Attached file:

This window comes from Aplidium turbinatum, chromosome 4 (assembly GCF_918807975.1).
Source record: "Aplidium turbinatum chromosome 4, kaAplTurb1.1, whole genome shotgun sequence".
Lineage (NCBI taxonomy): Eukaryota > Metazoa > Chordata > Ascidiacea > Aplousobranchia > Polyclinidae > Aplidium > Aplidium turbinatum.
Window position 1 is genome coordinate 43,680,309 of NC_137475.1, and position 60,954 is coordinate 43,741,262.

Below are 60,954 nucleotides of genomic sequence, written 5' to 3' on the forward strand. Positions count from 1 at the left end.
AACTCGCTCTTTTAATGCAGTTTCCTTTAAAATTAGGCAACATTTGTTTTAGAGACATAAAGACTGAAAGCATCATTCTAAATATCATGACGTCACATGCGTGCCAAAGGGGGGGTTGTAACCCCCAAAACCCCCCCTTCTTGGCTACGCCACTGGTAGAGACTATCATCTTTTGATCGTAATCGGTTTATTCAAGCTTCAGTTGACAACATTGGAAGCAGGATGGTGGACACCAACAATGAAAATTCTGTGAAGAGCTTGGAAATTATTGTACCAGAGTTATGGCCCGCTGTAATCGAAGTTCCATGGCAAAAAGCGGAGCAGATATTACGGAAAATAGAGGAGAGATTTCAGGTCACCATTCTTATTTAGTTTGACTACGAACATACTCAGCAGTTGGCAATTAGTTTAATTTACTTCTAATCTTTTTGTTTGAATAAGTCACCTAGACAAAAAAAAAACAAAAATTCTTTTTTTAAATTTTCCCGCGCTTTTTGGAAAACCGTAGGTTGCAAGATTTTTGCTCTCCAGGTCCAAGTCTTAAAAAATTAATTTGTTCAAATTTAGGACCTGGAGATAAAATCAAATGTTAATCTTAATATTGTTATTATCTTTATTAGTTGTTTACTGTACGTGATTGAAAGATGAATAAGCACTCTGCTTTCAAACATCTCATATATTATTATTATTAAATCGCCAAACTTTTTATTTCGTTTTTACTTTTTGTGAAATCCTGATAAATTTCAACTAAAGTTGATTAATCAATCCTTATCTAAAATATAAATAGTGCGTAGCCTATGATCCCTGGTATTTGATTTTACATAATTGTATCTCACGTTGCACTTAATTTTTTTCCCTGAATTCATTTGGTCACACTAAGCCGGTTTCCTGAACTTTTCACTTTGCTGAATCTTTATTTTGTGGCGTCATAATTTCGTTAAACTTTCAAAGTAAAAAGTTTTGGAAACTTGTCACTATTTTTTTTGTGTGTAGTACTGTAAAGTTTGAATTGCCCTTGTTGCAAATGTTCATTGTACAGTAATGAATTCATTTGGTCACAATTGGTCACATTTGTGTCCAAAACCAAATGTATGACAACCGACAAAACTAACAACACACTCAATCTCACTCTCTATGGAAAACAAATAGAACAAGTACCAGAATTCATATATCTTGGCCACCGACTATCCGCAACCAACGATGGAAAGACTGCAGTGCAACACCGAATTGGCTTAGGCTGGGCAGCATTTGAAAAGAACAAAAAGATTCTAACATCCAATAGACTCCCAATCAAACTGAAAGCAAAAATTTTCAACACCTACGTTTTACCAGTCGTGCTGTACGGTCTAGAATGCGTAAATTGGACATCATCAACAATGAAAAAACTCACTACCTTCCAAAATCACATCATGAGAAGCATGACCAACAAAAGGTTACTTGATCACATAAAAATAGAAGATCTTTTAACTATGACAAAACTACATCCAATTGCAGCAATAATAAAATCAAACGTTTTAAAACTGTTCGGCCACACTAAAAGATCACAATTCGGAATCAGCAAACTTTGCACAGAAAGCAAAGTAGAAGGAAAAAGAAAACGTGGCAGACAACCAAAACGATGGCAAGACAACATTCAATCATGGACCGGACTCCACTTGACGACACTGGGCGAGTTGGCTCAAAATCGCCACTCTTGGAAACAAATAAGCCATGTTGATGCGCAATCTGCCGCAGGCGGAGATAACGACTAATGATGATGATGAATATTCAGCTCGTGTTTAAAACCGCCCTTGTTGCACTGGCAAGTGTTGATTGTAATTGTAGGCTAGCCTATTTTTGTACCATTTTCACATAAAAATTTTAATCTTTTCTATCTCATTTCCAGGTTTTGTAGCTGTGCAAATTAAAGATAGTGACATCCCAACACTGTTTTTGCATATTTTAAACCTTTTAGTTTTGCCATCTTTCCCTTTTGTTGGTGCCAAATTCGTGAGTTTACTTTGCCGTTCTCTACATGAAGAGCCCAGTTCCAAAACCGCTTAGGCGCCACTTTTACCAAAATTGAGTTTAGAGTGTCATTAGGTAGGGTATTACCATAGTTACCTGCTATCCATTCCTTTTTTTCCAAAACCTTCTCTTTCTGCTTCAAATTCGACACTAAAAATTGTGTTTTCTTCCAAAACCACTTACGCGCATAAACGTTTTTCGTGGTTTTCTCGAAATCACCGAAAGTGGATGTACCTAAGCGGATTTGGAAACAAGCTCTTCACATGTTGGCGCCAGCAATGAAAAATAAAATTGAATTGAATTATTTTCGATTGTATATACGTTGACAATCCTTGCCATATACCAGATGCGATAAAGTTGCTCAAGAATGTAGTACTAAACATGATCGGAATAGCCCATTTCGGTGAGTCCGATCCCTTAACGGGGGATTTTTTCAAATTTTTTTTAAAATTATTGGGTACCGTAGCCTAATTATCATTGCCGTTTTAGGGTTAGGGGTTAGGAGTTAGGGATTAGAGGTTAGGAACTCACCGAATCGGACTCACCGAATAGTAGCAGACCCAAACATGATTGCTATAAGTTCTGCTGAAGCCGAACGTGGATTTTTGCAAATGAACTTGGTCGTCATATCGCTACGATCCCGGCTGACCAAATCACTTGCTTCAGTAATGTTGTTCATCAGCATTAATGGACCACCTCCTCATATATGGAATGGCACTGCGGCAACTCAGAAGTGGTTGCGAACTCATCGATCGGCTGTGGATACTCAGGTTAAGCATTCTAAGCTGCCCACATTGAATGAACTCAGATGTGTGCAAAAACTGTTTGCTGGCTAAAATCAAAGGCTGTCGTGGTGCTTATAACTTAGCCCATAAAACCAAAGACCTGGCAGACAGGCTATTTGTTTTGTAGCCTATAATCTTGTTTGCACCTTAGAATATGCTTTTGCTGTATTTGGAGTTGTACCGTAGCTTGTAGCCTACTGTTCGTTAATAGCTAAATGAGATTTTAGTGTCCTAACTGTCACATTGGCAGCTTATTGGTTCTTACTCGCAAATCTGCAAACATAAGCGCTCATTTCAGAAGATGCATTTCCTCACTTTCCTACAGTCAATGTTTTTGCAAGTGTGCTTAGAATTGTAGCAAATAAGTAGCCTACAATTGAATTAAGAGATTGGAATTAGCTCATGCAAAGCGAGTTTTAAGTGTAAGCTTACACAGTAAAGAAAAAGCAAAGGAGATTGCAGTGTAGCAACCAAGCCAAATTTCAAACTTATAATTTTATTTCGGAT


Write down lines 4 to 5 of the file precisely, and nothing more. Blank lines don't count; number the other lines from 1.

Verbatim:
Window position 1 is genome coordinate 43,680,309 of NC_137475.1, and position 60,954 is coordinate 43,741,262.

Below are 60,954 nucleotides of genomic sequence, written 5' to 3' on the forward strand. Positions count from 1 at the left end.